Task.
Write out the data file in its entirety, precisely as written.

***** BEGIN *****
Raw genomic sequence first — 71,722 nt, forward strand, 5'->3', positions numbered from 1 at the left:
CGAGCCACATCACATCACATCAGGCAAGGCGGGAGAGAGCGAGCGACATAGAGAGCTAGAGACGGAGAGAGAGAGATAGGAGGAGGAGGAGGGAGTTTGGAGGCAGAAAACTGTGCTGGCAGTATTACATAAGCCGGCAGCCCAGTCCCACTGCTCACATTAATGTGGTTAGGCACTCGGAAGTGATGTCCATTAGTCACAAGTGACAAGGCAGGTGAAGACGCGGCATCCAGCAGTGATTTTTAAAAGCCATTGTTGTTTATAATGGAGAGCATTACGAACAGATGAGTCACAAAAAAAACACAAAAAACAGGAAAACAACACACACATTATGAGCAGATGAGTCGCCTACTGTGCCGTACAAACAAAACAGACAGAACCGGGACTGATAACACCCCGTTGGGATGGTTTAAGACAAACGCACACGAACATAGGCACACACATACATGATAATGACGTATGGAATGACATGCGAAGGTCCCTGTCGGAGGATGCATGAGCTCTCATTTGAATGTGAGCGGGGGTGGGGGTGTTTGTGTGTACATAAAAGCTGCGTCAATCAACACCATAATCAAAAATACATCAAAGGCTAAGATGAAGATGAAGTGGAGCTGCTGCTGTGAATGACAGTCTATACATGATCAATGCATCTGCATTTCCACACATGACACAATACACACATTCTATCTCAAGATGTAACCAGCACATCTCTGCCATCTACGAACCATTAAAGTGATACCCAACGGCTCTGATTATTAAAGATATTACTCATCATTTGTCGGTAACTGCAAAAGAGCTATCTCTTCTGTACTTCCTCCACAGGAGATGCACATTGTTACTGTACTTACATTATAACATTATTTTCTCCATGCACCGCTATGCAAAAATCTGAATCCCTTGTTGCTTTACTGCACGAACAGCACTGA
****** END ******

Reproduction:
Raw genomic sequence first — 71,722 nt, forward strand, 5'->3', positions numbered from 1 at the left:
CGAGCCACATCACATCACATCAGGCAAGGCGGGAGAGAGCGAGCGACATAGAGAGCTAGAGACGGAGAGAGAGAGATAGGAGGAGGAGGAGGGAGTTTGGAGGCAGAAAACTGTGCTGGCAGTATTACATAAGCCGGCAGCCCAGTCCCACTGCTCACATTAATGTGGTTAGGCACTCGGAAGTGATGTCCATTAGTCACAAGTGACAAGGCAGGTGAAGACGCGGCATCCAGCAGTGATTTTTAAAAGCCATTGTTGTTTATAATGGAGAGCATTACGAACAGATGAGTCACAAAAAAAACACAAAAAACAGGAAAACAACACACACATTATGAGCAGATGAGTCGCCTACTGTGCCGTACAAACAAAACAGACAGAACCGGGACTGATAACACCCCGTTGGGATGGTTTAAGACAAACGCACACGAACATAGGCACACACATACATGATAATGACGTATGGAATGACATGCGAAGGTCCCTGTCGGAGGATGCATGAGCTCTCATTTGAATGTGAGCGGGGGTGGGGGTGTTTGTGTGTACATAAAAGCTGCGTCAATCAACACCATAATCAAAAATACATCAAAGGCTAAGATGAAGATGAAGTGGAGCTGCTGCTGTGAATGACAGTCTATACATGATCAATGCATCTGCATTTCCACACATGACACAATACACACATTCTATCTCAAGATGTAACCAGCACATCTCTGCCATCTACGAACCATTAAAGTGATACCCAACGGCTCTGATTATTAAAGATATTACTCATCATTTGTCGGTAACTGCAAAAGAGCTATCTCTTCTGTACTTCCTCCACAGGAGATGCACATTGTTACTGTACTTACATTATAACATTATTTTCTCCATGCACCGCTATGCAAAAATCTGAATCCCTTGTTGCTTTACTGCACGAACAGCACTGA